Smith wrote to Playbill On-Line (May 19) to say the Larson family's counter-suit is "the theatre business equivalent of a SLAPP suit (a legal action to chill speech)... In this baseless, frivolous, morally defective lawsuit, the heirs of Jonathan Larson are attempting to intimidate and punish Jonathan's closest collaborator on the book and lyrics, merely because she has said both privately and publicly what a trial judge and at least two appellate judges already have said: that she wrote substantial and copyrightable portions of Rent, and because she continues to demand that her rights in the play be honored."

Smith felt the lawsuit came at a time when the appellate judges were leaning favorably towards Thomson's case, and this was an "unseemly effort to obtain better results." The counter-suit also alleges that Thomson's statements about her copyright have disrupted plans for the Rent movie.

Smith and Thomson immediately filed a motion to dismiss the suit, with Smith telling Playbill On-Line, "Lynn Thomson will not be intimidated, and she will not back down."

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Thomson has been suing the Larson estate for royalties from the musical Rent. Officially designated as a "dramaturg" on the musical, Thomson claims she wrote significant portions of the text, making her entitled to the rights and percentages of a co-author. Larson's family disagreed. Last July, the New York District Court acknowledged that Thomson helped write portions of Rent but ruled against calling Thomson's contribution a legal co-authorship.

Oral arguments began in late March in the Federal appeal, which claims that Thomson was a co-author of the show, even if she doesn't have an official contract saying so. The Larson family has asserted from the start that Thomson is getting the fee and credit to which she agreed, and deserves no extra.

Smith said he was heartened, however, by "the language and the tenor of the judges' comments" during the appeal. He notes that presiding appellate Judge Calabresi has said it can be "taken for granted" that the lower court ruled that Lynn "wrote" portions of Rent which are "independently copyrightable" and "non-de minimis" (substantial).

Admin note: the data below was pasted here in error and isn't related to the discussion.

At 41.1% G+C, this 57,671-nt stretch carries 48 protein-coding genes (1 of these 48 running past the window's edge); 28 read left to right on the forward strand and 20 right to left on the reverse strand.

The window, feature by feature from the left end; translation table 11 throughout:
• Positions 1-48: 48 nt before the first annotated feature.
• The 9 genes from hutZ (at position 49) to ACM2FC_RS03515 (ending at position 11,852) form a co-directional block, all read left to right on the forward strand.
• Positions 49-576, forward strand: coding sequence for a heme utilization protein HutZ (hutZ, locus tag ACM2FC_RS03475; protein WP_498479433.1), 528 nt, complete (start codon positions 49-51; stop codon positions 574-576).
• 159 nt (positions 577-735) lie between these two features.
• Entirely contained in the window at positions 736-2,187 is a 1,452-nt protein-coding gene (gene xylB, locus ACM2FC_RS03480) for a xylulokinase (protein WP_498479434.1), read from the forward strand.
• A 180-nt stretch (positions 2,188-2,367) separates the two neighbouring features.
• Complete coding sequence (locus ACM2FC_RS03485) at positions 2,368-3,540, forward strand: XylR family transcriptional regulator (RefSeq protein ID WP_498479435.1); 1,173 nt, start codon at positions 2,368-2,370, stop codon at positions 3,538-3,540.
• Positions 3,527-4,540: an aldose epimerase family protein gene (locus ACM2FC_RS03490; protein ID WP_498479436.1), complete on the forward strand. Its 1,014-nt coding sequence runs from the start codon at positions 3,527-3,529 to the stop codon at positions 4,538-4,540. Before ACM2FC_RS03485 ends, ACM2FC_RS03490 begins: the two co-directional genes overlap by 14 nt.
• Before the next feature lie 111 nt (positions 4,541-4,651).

According to Smith, grosses for Rent have already topped $150 million, yet Thomson gets just $50 a week for her dramaturgic contributions.

Asked to give his thoughts about the trial so far (May 7), Larson attorney Orin Snyder (of Parcher, Hayes & Liebman) preferred not to comment on the proceedings.

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Here's the back-story on the Rent trial:
"We will appeal immediately." Those were Smith's words when Thomson lost her suit seeking co-authorship and financial recompense, July 23, 1997, after a three-day trial in New York District Court. On Aug. 27, 1997 Smith officially filed his appeal. On Oct. 10, Smith filed his appeal brief. The appeal is being heard by a trio of judges, rather than the "en banc," whole court Thomson's camp would have preferred.

On Jan. 2, 1998, the Federal Appeals Court accepted a brief from the National Writers Union in Thomson's behalf. According to attorney Smith, "The Writers Union bases its argument on the trial judge's findings that Jonathan Larson expressly asked Lynn Thomson `to write,' in a conversation during which, according to testimony credited by the Court, he asked her in essence to serve as playwright, and that Thomson not only wrote `copyrightable' material, but `was a significant force in turning the studio production script into the hit that Rent became.'"

In researching the appeal brief, Smith said he discovered another point he'll raise for the Court: "One reason the court has found works to be `joint works' is that the alternative can be unthinkable. Imagine if Lynn Thomson would be able to claim rights only to what she added to Rent -- and could, in fact, be allowed to pull that work from the play. An author is allowed to stop anyone from using his or her work! The court is playing with fire, because you can see a future situation where, say, the guts of "One Song Glory" would have to be taken out, CDs would have to be stopped, etc. It's a right she's loathe to enforce and has absolutely no intention of doing. Especially because a co author doesn't have that right."

"We're confident the Court will realize how crazy it is to make the word "joint" be dependent on the legal intentions one of the contributors," said Smith. "Larson left no will, so the heirs get all of his copyrights. That's the law, and we have no problem with that. But it's an example of where the law doesn't look at intentions that weren't put down in writing."